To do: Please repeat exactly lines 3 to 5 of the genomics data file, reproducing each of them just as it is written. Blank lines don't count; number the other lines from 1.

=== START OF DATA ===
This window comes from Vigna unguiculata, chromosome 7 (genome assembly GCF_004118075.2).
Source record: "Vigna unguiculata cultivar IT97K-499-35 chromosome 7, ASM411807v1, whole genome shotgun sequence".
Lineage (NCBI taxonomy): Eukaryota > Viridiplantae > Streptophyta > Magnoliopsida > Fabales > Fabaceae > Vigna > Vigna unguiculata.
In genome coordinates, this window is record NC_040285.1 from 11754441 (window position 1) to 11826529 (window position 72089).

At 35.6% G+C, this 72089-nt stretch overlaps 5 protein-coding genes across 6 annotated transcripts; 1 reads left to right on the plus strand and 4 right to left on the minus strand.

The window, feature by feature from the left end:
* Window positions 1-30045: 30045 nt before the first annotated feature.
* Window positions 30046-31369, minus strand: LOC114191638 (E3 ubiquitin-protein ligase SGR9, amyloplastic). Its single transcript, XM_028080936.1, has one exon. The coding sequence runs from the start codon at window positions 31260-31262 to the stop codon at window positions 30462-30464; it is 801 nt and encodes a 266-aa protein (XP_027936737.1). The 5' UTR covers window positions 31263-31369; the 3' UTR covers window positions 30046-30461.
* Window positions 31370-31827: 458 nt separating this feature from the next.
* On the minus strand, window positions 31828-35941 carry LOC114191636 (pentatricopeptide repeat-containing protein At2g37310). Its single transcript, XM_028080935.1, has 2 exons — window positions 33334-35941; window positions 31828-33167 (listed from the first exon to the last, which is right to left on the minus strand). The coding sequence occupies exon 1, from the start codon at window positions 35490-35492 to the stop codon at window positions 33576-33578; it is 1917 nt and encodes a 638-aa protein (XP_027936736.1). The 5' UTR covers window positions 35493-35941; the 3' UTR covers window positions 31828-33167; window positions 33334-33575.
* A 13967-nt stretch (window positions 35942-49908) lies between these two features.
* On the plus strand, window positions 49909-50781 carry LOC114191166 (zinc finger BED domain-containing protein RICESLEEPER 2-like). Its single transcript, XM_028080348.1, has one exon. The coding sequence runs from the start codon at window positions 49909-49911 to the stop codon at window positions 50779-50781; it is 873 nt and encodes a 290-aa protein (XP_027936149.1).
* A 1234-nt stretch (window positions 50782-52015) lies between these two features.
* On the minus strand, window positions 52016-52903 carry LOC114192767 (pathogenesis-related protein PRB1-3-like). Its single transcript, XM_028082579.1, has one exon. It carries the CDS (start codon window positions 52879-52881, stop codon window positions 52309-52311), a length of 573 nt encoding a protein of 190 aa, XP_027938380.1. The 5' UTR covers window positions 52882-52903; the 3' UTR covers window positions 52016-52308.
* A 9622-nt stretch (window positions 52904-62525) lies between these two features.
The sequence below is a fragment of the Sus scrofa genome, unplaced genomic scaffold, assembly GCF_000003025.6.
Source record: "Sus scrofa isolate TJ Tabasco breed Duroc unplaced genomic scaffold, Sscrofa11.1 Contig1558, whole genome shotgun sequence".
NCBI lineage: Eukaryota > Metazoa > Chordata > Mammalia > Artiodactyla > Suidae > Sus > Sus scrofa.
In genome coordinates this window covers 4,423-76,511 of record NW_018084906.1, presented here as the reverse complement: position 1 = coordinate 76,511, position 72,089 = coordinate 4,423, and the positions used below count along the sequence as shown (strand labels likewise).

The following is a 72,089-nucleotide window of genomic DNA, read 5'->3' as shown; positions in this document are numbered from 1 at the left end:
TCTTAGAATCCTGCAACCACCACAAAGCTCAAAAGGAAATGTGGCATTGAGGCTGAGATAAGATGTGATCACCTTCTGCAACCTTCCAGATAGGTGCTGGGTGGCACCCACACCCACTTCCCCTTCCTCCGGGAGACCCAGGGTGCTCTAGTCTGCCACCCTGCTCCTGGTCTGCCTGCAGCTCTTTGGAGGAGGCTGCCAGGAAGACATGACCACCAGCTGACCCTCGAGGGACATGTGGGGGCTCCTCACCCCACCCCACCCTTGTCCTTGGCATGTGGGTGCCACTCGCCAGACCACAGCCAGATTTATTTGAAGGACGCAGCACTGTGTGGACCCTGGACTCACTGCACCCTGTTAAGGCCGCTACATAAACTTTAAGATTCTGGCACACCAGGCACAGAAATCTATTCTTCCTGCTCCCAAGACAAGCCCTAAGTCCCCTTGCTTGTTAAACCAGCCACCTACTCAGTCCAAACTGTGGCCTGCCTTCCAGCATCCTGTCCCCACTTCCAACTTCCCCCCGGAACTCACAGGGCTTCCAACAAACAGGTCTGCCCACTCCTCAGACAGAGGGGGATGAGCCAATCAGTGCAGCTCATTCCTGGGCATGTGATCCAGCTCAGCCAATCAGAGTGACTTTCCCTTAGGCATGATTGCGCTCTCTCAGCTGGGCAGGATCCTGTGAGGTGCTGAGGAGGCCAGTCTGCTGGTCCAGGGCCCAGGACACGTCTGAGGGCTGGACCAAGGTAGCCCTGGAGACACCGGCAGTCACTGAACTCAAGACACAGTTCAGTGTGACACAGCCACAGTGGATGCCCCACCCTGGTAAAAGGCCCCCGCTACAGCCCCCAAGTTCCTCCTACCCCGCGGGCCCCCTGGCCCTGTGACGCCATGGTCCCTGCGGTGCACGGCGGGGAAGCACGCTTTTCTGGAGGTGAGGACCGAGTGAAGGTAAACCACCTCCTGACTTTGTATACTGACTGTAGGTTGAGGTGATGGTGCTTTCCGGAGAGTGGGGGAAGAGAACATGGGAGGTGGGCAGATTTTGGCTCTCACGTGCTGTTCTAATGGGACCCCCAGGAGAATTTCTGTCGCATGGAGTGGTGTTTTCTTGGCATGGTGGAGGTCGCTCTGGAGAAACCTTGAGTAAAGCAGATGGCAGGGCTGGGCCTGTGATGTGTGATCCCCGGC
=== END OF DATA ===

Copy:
Lineage (NCBI taxonomy): Eukaryota > Viridiplantae > Streptophyta > Magnoliopsida > Fabales > Fabaceae > Vigna > Vigna unguiculata.
In genome coordinates, this window is record NC_040285.1 from 11754441 (window position 1) to 11826529 (window position 72089).

At 35.6% G+C, this 72089-nt stretch overlaps 5 protein-coding genes across 6 annotated transcripts; 1 reads left to right on the plus strand and 4 right to left on the minus strand.